We are going through a cycle of heightened global news flow, events and uncertainty. Financial conditions have tightened following aggressive monetary policy action across the world to combat surge in inflation. This has caused higher volatility in financial markets and USD has strengthened to a two-decade high. Central banks and governments are grappling with the rapidly changing economic outlook and this was reflected in United Kingdom where currency plunged upon government move to cut taxes and within days they were forced to rethink on their strategy. At the same time, we believe that Central banks all over the world, will have to loosen their tough and aggressive rate hike plans to ease this upheaval in financial markets.
The Indian economy and to some extent, financial markets have come out relatively unscathed so far. The INR has been amongst the best performing currencies vs the USD. Domestic demand remains stable with accelerated credit growth at 16.2% YoY. Seasonally adjusted manufacturing capacity utilization reached the highest level in three years, standing at 74.3% in Q2FY23. Outlook for Rabi season also augurs well with reservoir levels at 87% of full capacity vs a 10-year average of 77%. The central bank data trends suggest stronger domestic demand from robust credit growth, capacity utilization, winter harvest prospects and capital goods demand. However, downward risks to exports are possible, due to headwinds from geopolitical tensions, tightening global financial conditions and slowing external demand restrict GDP outlook.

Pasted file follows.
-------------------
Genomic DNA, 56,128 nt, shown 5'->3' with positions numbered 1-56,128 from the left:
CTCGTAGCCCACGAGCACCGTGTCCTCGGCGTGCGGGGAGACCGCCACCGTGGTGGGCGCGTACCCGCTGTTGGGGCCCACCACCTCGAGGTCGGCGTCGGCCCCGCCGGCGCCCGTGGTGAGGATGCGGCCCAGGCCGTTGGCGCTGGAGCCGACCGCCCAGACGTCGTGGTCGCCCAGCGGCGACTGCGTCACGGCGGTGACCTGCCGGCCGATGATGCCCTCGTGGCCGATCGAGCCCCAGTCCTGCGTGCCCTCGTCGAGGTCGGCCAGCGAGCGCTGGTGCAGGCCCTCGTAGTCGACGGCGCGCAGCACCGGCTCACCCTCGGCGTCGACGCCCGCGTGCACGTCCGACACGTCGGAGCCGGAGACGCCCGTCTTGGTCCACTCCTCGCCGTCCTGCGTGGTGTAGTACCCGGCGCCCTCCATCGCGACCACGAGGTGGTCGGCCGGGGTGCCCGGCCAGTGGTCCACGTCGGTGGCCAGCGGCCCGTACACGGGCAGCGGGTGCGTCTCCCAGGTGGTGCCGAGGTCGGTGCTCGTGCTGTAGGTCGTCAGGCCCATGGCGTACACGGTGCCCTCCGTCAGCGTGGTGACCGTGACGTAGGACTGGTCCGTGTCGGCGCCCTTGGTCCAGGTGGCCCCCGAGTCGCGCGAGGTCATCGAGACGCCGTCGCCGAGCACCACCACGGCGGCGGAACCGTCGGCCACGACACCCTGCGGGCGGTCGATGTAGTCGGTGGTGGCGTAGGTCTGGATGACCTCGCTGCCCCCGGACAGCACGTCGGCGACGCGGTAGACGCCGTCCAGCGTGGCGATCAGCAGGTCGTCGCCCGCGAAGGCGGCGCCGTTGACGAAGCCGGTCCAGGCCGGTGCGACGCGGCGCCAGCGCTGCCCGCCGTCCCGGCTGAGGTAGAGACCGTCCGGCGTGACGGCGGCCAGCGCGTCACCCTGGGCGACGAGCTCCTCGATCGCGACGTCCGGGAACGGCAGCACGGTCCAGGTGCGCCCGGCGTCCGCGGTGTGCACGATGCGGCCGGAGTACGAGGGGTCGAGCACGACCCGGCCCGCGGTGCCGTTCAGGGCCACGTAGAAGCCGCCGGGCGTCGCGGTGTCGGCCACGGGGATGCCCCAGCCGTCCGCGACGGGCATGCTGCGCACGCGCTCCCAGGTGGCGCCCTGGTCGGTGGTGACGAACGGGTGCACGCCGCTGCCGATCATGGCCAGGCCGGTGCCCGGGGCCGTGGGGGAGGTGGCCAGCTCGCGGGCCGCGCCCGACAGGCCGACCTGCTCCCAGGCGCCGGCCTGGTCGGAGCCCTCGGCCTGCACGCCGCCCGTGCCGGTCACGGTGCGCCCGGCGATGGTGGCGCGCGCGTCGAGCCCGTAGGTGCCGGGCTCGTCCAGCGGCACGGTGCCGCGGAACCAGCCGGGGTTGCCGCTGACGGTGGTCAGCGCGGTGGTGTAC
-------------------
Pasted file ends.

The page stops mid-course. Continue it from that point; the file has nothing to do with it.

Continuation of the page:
From a global investor perspective, Indian equities are coming back in focus, given the resilient economy and currency. A view of moving away from EM funds and China funds into India specific funds is also slowly gaining pace. This flow should act as an added strength for Indian equities. However, we have to be conscious of the global events and news flow and avoid chasing momentum. In the near term, as we enter the earnings season, we expect stock specific volatility as many companies/sectors will witness margin compression owing to high input prices. At the same time, if festive demand is good then markets may like to ignore near-term noise and just focus on the positives. We would prefer to be in the latter camp.